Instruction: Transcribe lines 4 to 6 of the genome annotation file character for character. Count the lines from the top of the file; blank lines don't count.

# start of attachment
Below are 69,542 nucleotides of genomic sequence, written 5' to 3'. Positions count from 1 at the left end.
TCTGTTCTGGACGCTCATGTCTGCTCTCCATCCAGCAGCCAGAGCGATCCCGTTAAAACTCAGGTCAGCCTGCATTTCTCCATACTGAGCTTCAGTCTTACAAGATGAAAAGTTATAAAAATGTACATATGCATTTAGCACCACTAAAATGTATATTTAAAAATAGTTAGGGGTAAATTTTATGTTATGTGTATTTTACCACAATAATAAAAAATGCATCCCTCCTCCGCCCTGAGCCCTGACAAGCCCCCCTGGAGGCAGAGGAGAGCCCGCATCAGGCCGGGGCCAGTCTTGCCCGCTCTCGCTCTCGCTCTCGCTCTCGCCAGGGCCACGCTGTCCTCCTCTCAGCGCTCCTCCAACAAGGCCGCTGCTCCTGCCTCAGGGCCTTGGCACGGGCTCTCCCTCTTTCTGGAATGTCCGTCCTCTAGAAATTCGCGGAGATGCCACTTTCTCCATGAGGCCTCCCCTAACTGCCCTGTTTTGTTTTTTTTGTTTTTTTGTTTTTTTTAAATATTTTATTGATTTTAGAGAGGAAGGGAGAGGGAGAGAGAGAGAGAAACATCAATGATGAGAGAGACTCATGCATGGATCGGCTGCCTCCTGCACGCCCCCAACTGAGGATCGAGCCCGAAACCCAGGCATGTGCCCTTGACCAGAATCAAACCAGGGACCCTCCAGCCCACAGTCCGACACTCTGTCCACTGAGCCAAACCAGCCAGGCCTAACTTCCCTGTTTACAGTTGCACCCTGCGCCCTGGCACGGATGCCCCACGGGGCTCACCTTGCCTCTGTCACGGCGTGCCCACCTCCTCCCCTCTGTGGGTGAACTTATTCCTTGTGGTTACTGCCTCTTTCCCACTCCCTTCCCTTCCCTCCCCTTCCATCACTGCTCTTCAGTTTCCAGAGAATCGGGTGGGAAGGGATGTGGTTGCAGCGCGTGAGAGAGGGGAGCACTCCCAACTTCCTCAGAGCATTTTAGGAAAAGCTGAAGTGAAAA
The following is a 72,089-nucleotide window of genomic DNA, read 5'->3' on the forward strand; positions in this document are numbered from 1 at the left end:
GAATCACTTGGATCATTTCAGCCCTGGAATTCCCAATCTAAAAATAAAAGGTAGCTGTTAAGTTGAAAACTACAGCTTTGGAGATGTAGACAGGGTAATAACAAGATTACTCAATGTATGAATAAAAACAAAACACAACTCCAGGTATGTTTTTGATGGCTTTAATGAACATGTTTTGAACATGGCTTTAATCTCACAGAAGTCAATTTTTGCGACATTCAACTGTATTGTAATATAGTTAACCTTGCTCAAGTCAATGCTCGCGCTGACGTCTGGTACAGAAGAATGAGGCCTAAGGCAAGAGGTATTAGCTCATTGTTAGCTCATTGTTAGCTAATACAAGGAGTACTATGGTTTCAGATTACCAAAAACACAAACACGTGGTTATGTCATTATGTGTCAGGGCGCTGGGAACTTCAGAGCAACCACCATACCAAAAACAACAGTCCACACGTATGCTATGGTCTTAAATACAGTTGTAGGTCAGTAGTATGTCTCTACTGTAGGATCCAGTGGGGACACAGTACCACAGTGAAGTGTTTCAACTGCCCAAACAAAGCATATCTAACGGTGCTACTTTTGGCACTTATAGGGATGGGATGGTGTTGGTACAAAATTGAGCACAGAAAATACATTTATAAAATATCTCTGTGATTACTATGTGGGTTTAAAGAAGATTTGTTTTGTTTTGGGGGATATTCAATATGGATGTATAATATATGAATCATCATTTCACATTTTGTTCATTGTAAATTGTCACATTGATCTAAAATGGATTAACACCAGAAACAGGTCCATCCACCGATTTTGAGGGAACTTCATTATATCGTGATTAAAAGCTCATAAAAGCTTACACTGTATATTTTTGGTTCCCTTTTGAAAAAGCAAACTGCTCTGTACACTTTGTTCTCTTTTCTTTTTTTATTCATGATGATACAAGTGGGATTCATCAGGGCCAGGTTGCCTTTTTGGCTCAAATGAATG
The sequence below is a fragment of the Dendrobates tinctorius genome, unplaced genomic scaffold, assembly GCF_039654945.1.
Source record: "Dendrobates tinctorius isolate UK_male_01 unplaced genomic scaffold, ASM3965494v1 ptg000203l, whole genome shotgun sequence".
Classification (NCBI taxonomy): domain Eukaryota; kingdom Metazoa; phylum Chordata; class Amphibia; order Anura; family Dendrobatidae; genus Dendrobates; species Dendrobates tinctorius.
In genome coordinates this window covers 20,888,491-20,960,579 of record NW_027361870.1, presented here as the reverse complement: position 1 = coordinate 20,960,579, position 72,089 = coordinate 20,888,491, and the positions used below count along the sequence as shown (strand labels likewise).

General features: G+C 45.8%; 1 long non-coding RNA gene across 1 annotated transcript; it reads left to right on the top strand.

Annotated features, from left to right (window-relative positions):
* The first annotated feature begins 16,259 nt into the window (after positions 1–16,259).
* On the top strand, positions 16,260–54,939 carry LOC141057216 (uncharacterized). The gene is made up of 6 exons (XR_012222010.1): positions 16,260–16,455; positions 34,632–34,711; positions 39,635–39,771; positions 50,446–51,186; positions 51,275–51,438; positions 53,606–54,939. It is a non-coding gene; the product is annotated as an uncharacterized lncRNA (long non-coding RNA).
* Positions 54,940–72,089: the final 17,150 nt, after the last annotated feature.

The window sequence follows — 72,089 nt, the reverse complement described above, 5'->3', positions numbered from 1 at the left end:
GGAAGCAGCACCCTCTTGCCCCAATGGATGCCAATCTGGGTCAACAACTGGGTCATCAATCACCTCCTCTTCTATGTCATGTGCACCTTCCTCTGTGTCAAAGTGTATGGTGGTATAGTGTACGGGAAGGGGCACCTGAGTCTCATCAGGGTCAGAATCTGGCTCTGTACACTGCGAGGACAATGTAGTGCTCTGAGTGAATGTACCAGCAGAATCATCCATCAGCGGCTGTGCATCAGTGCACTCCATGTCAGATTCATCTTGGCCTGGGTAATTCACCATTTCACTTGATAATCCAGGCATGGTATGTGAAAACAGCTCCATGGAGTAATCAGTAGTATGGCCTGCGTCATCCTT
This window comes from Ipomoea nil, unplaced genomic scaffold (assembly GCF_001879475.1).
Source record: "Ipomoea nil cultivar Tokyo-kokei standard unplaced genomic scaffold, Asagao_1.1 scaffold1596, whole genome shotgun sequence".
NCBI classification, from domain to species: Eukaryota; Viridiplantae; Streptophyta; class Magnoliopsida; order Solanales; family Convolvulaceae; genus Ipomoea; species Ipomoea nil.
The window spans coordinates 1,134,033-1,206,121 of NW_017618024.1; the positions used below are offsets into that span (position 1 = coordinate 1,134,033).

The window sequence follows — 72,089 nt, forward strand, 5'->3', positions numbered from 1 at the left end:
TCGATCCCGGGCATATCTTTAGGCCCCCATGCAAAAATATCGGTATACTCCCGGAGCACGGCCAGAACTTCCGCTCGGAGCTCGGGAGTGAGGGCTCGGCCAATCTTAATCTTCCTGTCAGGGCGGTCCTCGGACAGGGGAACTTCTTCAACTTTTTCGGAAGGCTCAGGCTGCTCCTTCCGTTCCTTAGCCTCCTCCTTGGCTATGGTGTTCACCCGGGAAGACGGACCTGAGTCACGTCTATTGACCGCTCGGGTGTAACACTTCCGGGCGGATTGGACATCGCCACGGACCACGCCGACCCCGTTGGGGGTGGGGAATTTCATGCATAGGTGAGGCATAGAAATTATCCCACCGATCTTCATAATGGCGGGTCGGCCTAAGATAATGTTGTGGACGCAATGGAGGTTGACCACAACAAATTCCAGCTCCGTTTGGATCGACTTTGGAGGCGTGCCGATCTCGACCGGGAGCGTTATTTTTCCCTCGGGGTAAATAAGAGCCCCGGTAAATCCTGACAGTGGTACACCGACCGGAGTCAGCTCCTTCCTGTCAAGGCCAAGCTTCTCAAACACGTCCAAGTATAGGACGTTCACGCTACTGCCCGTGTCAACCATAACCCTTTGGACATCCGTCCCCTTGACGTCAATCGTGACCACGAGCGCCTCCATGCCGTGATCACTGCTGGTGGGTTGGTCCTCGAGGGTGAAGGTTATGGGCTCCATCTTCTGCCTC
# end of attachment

GAATCACTTGGATCATTTCAGCCCTGGAATTCCCAATCTAAAAATAAAAGGTAGCTGTTAAGTTGAAAACTACAGCTTTGGAGATGTAGACAGGGTAATAACAAGATTACTCAATGTATGAATAAAAACAAAACACAACTCCAGGTATGTTTTTGATGGCTTTAATGAACATGTTTTGAACATGGCTTTAATCTCACAGAAGTCAATTTTTGCGACATTCAACTGTATTGTAATATAGTTAACCTTGCTCAAGTCAATGCTCGCGCTGACGTCTGGTACAGAAGAATGAGGCCTAAGGCAAGAGGTATTAGCTCATTGTTAGCTCATTGTTAGCTAATACAAGGAGTACTATGGTTTCAGATTACCAAAAACACAAACACGTGGTTATGTCATTATGTGTCAGGGCGCTGGGAACTTCAGAGCAACCACCATACCAAAAACAACAGTCCACACGTATGCTATGGTCTTAAATACAGTTGTAGGTCAGTAGTATGTCTCTACTGTAGGATCCAGTGGGGACACAGTACCACAGTGAAGTGTTTCAACTGCCCAAACAAAGCATATCTAACGGTGCTACTTTTGGCACTTATAGGGATGGGATGGTGTTGGTACAAAATTGAGCACAGAAAATACATTTATAAAATATCTCTGTGATTACTATGTGGGTTTAAAGAAGATTTGTTTTGTTTTGGGGGATATTCAATATGGATGTATAATATATGAATCATCATTTCACATTTTGTTCATTGTAAATTGTCACATTGATCTAAAATGGATTAACACCAGAAACAGGTCCATCCACCGATTTTGAGGGAACTTCATTATATCGTGATTAAAAGCTCATAAAAGCTTACACTGTATATTTTTGGTTCCCTTTTGAAAAAGCAAACTGCTCTGTACACTTTGTTCTCTTTTCTTTTTTTATTCATGATGATACAAGTGGGATTCATCAGGGCCAGGTTGCCTTTTTGGCTCAAATGAATG
The sequence below is a fragment of the Dendrobates tinctorius genome, unplaced genomic scaffold, assembly GCF_039654945.1.
Source record: "Dendrobates tinctorius isolate UK_male_01 unplaced genomic scaffold, ASM3965494v1 ptg000203l, whole genome shotgun sequence".